Do trans people support women’s rights? Go ask your DadMom

A trust has been established by Wendy’s brother, Robert Lachs, to assist with furthering the education of the Ennis children. Anyone wishing to donate to the fund may send a check, payable to “Ennis Family Scholarship Fund Trust” to Robert Lachs, 1729 E Prairie Ave., Wheaton, IL 60137, or click here to donate via GoFundMe. 

The #Dad/Mom welcomes your questions, your stories

A trust has been established by Wendy’s brother, Robert Lachs, to assist with furthering the education of the Ennis children. Anyone wishing to donate to the fund may send a check, payable to “Ennis Family Scholarship Fund Trust” to Robert Lachs, 1729 E Prairie Ave., Wheaton, IL 60137, or click here to donate via GoFundMe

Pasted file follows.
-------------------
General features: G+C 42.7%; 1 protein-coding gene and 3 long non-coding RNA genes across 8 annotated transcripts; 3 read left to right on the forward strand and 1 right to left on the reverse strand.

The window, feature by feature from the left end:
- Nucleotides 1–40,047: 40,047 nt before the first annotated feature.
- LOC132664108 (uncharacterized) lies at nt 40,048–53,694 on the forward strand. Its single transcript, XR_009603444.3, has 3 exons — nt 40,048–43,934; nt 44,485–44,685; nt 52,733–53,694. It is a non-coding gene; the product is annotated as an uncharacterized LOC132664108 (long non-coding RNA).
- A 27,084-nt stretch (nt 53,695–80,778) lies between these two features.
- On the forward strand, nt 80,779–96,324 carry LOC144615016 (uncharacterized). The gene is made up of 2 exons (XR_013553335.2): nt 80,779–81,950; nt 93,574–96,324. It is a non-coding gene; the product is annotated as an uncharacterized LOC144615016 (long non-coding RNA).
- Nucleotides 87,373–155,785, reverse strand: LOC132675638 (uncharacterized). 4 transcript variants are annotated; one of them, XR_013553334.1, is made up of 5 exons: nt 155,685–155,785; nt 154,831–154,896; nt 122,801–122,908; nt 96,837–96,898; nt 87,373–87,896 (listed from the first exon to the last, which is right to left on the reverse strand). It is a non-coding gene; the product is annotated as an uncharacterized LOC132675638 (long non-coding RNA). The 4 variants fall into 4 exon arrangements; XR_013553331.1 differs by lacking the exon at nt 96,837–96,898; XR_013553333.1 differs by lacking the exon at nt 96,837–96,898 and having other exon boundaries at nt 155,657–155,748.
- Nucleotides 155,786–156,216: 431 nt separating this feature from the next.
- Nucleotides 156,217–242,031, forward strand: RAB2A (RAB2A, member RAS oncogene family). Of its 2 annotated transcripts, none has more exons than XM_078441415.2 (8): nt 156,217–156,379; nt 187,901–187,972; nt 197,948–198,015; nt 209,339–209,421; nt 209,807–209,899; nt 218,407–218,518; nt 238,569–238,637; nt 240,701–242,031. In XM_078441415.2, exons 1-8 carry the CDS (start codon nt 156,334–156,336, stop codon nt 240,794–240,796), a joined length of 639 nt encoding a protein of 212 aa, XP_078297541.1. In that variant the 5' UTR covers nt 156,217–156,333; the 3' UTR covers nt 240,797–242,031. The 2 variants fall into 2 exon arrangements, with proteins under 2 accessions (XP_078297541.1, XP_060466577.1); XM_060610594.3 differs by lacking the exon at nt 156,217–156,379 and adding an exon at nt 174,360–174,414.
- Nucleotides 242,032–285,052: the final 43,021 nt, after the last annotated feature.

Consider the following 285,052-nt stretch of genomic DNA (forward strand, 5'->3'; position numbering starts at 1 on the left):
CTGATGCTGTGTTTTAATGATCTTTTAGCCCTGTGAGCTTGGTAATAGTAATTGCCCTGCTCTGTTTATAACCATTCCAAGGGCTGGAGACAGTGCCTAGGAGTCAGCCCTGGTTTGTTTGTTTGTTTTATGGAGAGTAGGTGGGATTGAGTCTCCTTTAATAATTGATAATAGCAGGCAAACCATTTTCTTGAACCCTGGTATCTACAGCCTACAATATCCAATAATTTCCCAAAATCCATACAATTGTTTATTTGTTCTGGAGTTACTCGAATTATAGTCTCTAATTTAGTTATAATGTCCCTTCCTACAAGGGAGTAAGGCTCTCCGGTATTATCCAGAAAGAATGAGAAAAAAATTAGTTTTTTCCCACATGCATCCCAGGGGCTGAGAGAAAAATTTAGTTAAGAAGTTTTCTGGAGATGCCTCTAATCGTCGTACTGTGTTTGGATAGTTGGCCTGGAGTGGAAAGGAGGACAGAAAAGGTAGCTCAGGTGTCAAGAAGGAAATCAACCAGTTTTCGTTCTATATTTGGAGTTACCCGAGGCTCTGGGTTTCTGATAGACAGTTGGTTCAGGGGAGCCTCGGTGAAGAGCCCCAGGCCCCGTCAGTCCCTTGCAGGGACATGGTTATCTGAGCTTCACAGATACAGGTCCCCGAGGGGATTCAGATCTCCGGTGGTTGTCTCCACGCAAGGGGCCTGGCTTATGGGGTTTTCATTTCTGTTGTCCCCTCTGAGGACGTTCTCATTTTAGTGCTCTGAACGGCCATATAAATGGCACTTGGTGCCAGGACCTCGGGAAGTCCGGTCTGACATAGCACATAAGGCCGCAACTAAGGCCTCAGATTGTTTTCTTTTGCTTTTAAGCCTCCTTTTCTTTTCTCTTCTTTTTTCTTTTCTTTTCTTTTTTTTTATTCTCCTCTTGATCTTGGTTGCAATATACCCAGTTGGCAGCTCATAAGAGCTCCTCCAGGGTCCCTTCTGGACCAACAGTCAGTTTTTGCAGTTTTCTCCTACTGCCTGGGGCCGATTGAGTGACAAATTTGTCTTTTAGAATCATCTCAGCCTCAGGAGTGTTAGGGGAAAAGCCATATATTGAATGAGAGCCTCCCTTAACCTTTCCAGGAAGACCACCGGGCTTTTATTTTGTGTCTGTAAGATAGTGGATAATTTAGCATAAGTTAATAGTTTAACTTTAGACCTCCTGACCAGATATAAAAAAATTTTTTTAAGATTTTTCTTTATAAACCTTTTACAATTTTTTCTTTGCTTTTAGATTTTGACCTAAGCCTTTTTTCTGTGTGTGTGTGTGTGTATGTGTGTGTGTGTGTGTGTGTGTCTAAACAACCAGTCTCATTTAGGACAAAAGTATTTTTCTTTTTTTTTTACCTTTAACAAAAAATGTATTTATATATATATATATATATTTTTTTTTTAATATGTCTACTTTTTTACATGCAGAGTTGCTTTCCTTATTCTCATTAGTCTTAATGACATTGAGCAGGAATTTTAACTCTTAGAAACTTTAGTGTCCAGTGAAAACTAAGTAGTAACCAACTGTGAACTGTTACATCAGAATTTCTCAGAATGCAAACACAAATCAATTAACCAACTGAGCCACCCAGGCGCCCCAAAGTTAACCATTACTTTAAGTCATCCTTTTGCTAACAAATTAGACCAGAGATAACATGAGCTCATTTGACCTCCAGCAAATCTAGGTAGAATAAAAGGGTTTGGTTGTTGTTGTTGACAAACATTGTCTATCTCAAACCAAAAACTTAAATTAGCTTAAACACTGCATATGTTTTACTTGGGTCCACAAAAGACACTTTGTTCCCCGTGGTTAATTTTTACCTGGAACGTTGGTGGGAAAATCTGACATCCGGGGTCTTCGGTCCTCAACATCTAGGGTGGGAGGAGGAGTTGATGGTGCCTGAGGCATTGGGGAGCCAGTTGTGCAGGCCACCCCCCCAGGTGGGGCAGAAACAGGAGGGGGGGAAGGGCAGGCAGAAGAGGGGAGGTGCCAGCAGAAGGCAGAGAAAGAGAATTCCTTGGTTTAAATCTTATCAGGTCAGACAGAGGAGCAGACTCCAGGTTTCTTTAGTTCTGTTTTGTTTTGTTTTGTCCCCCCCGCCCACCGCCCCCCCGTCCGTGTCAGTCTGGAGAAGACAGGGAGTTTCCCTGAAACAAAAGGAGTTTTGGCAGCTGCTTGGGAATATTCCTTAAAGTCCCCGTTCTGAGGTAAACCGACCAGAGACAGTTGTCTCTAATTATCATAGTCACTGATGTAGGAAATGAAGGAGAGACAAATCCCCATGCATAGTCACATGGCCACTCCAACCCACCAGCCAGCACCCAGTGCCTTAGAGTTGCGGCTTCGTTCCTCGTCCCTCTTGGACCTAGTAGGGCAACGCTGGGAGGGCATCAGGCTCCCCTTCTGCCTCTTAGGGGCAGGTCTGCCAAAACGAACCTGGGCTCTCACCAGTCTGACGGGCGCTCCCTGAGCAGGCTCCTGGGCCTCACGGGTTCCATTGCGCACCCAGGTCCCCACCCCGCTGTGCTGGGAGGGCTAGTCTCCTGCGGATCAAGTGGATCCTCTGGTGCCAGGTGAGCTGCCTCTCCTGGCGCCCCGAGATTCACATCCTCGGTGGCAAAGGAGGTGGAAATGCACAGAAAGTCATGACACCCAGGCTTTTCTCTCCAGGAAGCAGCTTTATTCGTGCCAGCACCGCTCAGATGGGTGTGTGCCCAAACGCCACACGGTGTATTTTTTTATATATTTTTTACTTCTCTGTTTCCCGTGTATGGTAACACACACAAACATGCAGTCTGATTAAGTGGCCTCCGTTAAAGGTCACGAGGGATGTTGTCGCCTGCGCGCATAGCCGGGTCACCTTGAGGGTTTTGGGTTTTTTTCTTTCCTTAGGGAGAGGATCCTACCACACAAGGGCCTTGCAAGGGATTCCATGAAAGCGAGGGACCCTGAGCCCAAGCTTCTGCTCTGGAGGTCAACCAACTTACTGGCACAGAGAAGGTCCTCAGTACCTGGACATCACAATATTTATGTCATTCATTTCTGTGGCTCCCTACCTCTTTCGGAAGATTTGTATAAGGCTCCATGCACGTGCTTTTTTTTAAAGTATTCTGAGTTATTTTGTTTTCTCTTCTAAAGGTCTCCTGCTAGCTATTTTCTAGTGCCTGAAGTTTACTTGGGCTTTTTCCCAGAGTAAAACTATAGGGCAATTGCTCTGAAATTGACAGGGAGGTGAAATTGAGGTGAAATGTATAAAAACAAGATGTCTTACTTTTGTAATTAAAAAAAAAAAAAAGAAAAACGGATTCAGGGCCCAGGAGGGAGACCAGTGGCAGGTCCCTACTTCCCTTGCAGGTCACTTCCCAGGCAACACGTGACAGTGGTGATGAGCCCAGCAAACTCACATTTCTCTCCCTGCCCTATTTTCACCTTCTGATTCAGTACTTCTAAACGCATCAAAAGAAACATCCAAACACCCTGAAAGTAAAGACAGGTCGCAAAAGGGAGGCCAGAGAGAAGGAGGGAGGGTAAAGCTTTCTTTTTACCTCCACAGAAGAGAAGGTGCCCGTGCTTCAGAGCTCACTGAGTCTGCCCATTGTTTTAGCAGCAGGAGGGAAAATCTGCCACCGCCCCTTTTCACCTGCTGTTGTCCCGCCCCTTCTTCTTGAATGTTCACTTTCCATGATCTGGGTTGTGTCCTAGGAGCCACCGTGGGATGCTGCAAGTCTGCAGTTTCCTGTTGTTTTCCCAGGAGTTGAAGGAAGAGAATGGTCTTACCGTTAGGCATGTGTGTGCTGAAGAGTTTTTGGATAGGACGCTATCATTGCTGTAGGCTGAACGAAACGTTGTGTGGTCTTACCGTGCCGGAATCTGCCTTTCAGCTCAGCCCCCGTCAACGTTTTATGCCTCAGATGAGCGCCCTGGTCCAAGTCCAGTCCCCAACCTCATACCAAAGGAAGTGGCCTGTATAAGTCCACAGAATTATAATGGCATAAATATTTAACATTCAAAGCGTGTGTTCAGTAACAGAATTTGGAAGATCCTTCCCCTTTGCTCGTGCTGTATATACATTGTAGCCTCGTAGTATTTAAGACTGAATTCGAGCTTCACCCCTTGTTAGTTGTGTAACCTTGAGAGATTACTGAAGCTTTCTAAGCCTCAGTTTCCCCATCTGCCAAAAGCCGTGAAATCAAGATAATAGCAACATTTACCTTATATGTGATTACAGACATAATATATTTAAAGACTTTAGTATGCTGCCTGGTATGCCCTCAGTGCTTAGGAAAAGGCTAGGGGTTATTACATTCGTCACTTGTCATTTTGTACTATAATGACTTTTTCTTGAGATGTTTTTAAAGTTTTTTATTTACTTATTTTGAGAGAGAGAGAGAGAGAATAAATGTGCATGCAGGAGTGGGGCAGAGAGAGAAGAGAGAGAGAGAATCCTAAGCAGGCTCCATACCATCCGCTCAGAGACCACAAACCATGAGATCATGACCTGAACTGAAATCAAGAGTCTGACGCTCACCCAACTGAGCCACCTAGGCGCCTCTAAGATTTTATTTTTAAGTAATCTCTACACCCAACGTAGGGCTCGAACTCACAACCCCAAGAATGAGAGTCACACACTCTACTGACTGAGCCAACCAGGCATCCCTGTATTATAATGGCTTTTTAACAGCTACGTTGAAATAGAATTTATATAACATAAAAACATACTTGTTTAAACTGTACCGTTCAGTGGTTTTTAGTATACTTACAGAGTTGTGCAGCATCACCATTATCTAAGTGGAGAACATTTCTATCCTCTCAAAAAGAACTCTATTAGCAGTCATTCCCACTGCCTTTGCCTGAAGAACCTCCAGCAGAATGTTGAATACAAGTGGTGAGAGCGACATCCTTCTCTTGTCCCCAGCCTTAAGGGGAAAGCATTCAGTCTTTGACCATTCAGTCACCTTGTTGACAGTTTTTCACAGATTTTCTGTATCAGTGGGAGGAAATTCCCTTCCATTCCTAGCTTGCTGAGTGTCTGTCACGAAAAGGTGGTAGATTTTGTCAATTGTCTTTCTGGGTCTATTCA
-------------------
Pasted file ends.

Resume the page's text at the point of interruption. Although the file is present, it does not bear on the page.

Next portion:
Hey, Pride. Gimme a raincheck.

Pride

Greetings from Connecticut, and Happy Pride!

One year ago, I marched in my first ever Pride parade. My friend and everyday inspiration, Diane Anderson-Minshall, her husband Jacob and other colleagues at our company, Here Media, were joined by more friends in and around a smoking hot, cherry red Mustang convertible.
Pride 2015We waved flags, waved our hands, and walked for miles on a blistering hot day along Santa Monica Boulevard in West Hollywood. Although I’d come out two years before, had my face on TV, in newspapers and online, and even spoken on the radio, this was by far the most public attention I’ve ever received, before or since.

And perhaps most important of all: a new friend who had up to that day identified as gay came out to me as trans. I am so proud of her and happy for all she’s done to find her true path.